For convenience of implementation, the translation stages 11, 13, 15 are configured such that the X and Y axes are close to being parallel to the plane of the top surface of the base 23, and the Z axis is close to being orthogonal to the top surface of the base 23.

Referring now to FIG. 2, the microscope 19 includes a right angle objective lens 27 having a viewing direction away from the translation stages along the Y-axis, and thus has the capability of viewing targets that are separated along the X-axis. The laser interferometer 17 provides a laser beam that is directed downwardly along the Z-axis by a prism 29 to a first beam bender 31 which deflects the beam forwardly along the Y-axis to a second beam bender 31 . which deflects the beam downward along the Z-axis. The downwardly directed beam as deflected by the second beam bender 31 will be reflected by a first surface mirror (element 75 in FIG. 5) to produce a return beam that to returns to the interferometer 17 via the beam benders 33, 31 and the prism 29.

In accordance with conventional interferometer operation, the laser interferometer 17 provides an output that is indicative of extremely small changes in the length of the optical path between the interferometer 17 and the reflecting surface of the first surface mirror 75. As discussed further herein, the output of the interferometer 17 is utilized for measurement of displacement of the interferometer/microscope assembly 20 along the Z axis, and for control of the Z axis translation stage 15 so as to maintain the length of such optical path substantially constant while the interferometer/microscope assembly 20 is translated along the X and Y axes. Since the microscope objective lens 27 and the interferometer 17 are fixedly secured to move as a single unit, the distance between the microscope objective lens 27 and the plane of the reflecting surface of the first surface mirror 75 is also maintained constant with translation of the microscope objective lens 27 along the X-axis and the Y-axis, whereby the objective lens 27 is controlled to move in a plane that is parallel to the plane of reflecting surface of the first surface mirror 75. Stated another way, when the objective lens 27 is moved between two viewing positions, the distance between the microscope objective lens 27 and the reflecting surface of the first surface mirror 75 will be the same at both positions, unless changed for alignment purposes, as discussed further herein. Thus, when the interferometer/microscope assembly 20 is moved from one viewing position to the other, the distance between the objective lens 27 and the reflecting surface of the first surface mirror 75 at the destination viewing position will be the same as the distance between the objective lens and the reflecting surface at the originating viewing position at the time the move was commanded. When the microscope objective lens 27 is at a particular viewing position, its position along the Z-axis can be changed, which will then be maintained when the interferometer/microscope assembly 20 is moved to the other viewing position.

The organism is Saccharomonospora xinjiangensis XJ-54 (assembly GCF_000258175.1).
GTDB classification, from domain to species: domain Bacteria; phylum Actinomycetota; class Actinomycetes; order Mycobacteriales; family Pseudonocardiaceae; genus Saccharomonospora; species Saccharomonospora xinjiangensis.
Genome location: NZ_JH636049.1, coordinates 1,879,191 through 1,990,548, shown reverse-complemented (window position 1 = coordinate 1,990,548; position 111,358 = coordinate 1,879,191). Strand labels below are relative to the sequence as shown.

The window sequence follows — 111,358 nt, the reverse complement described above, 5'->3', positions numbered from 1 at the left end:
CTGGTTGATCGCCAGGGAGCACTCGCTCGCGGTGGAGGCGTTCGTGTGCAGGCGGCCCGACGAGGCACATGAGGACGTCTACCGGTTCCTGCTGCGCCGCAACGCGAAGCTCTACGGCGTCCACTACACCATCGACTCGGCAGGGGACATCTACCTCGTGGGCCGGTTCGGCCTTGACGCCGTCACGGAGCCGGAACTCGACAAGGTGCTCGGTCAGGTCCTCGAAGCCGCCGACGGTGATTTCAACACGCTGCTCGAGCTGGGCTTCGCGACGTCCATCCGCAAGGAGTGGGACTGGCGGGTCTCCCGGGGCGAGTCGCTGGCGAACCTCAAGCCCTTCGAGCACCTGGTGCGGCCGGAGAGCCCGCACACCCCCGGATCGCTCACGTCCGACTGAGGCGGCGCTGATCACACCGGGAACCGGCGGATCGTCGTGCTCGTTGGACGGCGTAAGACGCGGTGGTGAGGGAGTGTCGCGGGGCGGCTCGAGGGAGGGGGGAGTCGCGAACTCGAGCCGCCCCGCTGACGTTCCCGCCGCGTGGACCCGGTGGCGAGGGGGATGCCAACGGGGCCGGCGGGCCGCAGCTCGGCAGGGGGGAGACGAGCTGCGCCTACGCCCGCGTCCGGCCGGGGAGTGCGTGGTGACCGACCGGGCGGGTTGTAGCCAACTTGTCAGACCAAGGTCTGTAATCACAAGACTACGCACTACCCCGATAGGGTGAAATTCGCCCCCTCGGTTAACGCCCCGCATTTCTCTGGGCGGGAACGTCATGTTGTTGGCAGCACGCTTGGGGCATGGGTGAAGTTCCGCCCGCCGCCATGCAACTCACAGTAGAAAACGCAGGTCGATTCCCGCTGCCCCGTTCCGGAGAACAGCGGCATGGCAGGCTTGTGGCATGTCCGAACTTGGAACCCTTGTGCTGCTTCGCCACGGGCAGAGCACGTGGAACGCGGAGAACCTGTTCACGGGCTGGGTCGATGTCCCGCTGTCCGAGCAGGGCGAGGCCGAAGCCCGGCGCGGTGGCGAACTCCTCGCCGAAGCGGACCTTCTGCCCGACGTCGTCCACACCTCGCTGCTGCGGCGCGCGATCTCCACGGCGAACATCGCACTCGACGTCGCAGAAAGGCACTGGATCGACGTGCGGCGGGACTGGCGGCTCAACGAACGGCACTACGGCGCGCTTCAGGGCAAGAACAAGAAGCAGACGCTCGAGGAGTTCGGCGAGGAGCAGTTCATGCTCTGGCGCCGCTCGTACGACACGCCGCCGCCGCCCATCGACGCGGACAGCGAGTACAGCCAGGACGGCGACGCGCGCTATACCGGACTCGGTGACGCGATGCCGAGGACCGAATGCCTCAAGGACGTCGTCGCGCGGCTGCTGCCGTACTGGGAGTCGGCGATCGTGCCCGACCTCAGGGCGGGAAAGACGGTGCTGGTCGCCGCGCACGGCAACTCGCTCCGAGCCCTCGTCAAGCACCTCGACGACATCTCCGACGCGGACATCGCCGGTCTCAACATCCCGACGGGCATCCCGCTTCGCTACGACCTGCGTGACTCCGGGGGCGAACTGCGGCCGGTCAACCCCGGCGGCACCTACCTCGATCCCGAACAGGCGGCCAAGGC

The alignment system further includes a retaining fixture 35 for retaining a partially assembled tape drive that is to be aligned with the alignment system. The retaining fixture 35 includes a fixture base 37, locating pegs 39, and spring biased retaining pegs 41 which firmly hold the tape drive to be aligned against the locating peg 39.